The why, when and who of mechanical circulatory support
The intra-aortic balloon pump (IABP) has long been the first-line choice for mechanical circulatory support due to its clinical efficacy, safety profile across a broad range of patient care scenarios, and low cost.
Recent debate regarding the IABP has centered on the discrepant results obtained from randomized, controlled trials (RCTs), versus the benefits observed by clinicians in decades of clinical practice.
This series of educational programs reviews the physiological principles behind current circulatory support therapies.
Slides presented by the Champions of the Cath Lab
This three-module series educational program provides
- A review of the physiological principles behind mechanical circulatory support; ranging from inotropes and IABP therapy to percutaneous left ventricular assist devices (pVADs) and extracorporeal pumps
- Discussion points relative to the dichotomy between trial results and clinical practice
- Discussion utilizing case examples that demonstrate how to determine patient selection for mechanical circulatory support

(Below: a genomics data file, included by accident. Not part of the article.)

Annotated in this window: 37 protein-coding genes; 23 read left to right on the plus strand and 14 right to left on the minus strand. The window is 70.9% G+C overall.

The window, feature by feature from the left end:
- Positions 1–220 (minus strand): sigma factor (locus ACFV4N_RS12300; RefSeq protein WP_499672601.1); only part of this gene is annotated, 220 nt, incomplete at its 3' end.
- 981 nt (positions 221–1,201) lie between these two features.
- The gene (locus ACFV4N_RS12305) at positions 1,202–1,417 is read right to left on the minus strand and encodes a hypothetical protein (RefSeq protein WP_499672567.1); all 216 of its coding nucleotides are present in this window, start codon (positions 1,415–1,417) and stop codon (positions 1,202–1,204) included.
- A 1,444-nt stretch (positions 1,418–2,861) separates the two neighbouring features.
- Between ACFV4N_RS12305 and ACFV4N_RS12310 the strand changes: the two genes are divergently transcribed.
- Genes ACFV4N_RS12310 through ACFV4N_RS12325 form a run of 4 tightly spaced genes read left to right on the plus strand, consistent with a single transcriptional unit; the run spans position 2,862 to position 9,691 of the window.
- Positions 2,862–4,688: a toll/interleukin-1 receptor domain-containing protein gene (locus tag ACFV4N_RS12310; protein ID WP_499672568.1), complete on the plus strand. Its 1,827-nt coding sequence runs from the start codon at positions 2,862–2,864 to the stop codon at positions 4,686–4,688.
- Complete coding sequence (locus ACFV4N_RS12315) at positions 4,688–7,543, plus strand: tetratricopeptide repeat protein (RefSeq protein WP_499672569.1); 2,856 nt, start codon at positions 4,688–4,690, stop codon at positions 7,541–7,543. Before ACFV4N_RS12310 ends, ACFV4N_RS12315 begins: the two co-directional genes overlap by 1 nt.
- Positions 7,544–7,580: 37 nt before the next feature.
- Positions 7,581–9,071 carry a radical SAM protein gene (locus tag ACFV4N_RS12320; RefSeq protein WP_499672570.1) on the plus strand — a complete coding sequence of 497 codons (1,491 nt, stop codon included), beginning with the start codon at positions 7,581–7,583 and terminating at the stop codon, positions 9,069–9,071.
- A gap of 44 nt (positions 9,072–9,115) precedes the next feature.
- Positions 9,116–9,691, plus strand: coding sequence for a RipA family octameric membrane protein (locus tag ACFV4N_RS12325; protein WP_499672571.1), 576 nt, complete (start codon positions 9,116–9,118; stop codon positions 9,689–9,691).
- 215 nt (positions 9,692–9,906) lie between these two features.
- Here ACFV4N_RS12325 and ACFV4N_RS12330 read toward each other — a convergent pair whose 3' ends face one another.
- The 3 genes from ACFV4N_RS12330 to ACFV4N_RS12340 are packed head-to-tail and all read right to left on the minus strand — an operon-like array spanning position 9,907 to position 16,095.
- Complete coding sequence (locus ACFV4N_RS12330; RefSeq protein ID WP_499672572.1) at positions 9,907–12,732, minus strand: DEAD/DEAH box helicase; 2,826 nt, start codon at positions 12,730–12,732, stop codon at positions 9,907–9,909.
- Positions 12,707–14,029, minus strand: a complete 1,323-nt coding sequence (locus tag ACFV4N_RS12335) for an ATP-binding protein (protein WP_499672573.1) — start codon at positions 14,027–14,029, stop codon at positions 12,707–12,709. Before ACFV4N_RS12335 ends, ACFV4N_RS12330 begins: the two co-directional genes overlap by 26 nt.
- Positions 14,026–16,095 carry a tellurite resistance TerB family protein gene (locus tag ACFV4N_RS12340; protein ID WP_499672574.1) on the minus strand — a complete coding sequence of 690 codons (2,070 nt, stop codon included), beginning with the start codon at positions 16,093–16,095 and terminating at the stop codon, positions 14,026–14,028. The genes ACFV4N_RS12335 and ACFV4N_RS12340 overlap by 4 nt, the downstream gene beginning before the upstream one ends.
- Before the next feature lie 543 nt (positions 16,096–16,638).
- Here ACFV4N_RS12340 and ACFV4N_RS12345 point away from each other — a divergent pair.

Download the slides
What everyone should know about the clinical and economic effectiveness of pVADS
Hospital systems could avoid incremental costs of up to $2.5 billion annually by using IABP as an initial therapy in high-risk PCI and cardiogenic shock patients.
IABP should be implemented as a first-line strategy for cardiogenic shock and high risk PCI.
Hemodynamic effects of standard vs. larger-capacity intra-aortic balloon counterpulsation pumps
The first reported patient comparison on 40cc vs. 50cc supports our bench test results - 50cc IAB may yield better clinical outcomes than standard 40cc IAB. The 50cc IAB provides:
- Greater diastolic augmentation and provides greater systolic unloading
- Significant decrease in cardiac filling pressures and increase of cardiac output
Device Options in the Cath Lab - Practical Patient Support
Joseph L. Thomas, MD, FSCAI
Assistant Health Science Clinical Professor David Geffen School of Medicine
Director, Interventional Cardiology Harbor-UCLA Medical Center
The use of percutaneous mechanical circulatory support (MCS) has been rapidly evolving as devices become smaller, more efficient, easier to deploy, and less invasive. The purpose of this session is to share an expert's experience on the use of counterpulsation therapy in the treatment of patients at high risk for cardiovascular compromise during percutaneous coronary intervention considering current evidence, risk of complication, and cost.